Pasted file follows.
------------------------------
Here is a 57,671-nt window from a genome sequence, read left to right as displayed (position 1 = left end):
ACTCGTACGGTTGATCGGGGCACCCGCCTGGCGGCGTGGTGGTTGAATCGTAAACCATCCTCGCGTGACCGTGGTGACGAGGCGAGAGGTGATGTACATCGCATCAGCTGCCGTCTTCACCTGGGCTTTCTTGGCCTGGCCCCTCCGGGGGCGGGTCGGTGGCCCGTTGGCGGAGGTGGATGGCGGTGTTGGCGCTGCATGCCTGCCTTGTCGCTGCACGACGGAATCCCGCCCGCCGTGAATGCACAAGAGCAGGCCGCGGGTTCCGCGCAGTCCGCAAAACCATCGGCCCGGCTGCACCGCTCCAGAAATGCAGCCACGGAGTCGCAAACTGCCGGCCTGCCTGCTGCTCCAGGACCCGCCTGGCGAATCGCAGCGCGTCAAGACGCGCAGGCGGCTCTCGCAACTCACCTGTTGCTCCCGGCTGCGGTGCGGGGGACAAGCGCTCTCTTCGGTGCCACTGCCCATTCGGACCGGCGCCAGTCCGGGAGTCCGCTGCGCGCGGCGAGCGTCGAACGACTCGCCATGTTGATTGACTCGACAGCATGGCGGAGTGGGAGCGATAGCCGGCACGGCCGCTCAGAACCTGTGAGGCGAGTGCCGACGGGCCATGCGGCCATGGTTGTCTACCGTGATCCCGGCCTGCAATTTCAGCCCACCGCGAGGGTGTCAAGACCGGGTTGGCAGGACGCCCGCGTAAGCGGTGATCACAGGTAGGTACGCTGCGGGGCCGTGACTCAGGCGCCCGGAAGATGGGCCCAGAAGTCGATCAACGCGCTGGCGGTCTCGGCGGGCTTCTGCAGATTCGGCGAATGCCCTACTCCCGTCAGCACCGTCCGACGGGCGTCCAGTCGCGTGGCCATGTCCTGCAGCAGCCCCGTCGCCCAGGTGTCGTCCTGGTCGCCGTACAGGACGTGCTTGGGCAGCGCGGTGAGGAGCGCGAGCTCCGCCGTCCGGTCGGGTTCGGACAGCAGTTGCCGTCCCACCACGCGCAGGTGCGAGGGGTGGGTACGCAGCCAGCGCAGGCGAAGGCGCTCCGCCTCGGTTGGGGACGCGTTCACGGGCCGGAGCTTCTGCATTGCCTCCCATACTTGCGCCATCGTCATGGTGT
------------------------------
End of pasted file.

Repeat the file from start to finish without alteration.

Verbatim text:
Here is a 57,671-nt window from a genome sequence, read left to right as displayed (position 1 = left end):
ACTCGTACGGTTGATCGGGGCACCCGCCTGGCGGCGTGGTGGTTGAATCGTAAACCATCCTCGCGTGACCGTGGTGACGAGGCGAGAGGTGATGTACATCGCATCAGCTGCCGTCTTCACCTGGGCTTTCTTGGCCTGGCCCCTCCGGGGGCGGGTCGGTGGCCCGTTGGCGGAGGTGGATGGCGGTGTTGGCGCTGCATGCCTGCCTTGTCGCTGCACGACGGAATCCCGCCCGCCGTGAATGCACAAGAGCAGGCCGCGGGTTCCGCGCAGTCCGCAAAACCATCGGCCCGGCTGCACCGCTCCAGAAATGCAGCCACGGAGTCGCAAACTGCCGGCCTGCCTGCTGCTCCAGGACCCGCCTGGCGAATCGCAGCGCGTCAAGACGCGCAGGCGGCTCTCGCAACTCACCTGTTGCTCCCGGCTGCGGTGCGGGGGACAAGCGCTCTCTTCGGTGCCACTGCCCATTCGGACCGGCGCCAGTCCGGGAGTCCGCTGCGCGCGGCGAGCGTCGAACGACTCGCCATGTTGATTGACTCGACAGCATGGCGGAGTGGGAGCGATAGCCGGCACGGCCGCTCAGAACCTGTGAGGCGAGTGCCGACGGGCCATGCGGCCATGGTTGTCTACCGTGATCCCGGCCTGCAATTTCAGCCCACCGCGAGGGTGTCAAGACCGGGTTGGCAGGACGCCCGCGTAAGCGGTGATCACAGGTAGGTACGCTGCGGGGCCGTGACTCAGGCGCCCGGAAGATGGGCCCAGAAGTCGATCAACGCGCTGGCGGTCTCGGCGGGCTTCTGCAGATTCGGCGAATGCCCTACTCCCGTCAGCACCGTCCGACGGGCGTCCAGTCGCGTGGCCATGTCCTGCAGCAGCCCCGTCGCCCAGGTGTCGTCCTGGTCGCCGTACAGGACGTGCTTGGGCAGCGCGGTGAGGAGCGCGAGCTCCGCCGTCCGGTCGGGTTCGGACAGCAGTTGCCGTCCCACCACGCGCAGGTGCGAGGGGTGGGTACGCAGCCAGCGCAGGCGAAGGCGCTCCGCCTCGGTTGGGGACGCGTTCACGGGCCGGAGCTTCTGCATTGCCTCCCATACTTGCGCCATCGTCATGGTGT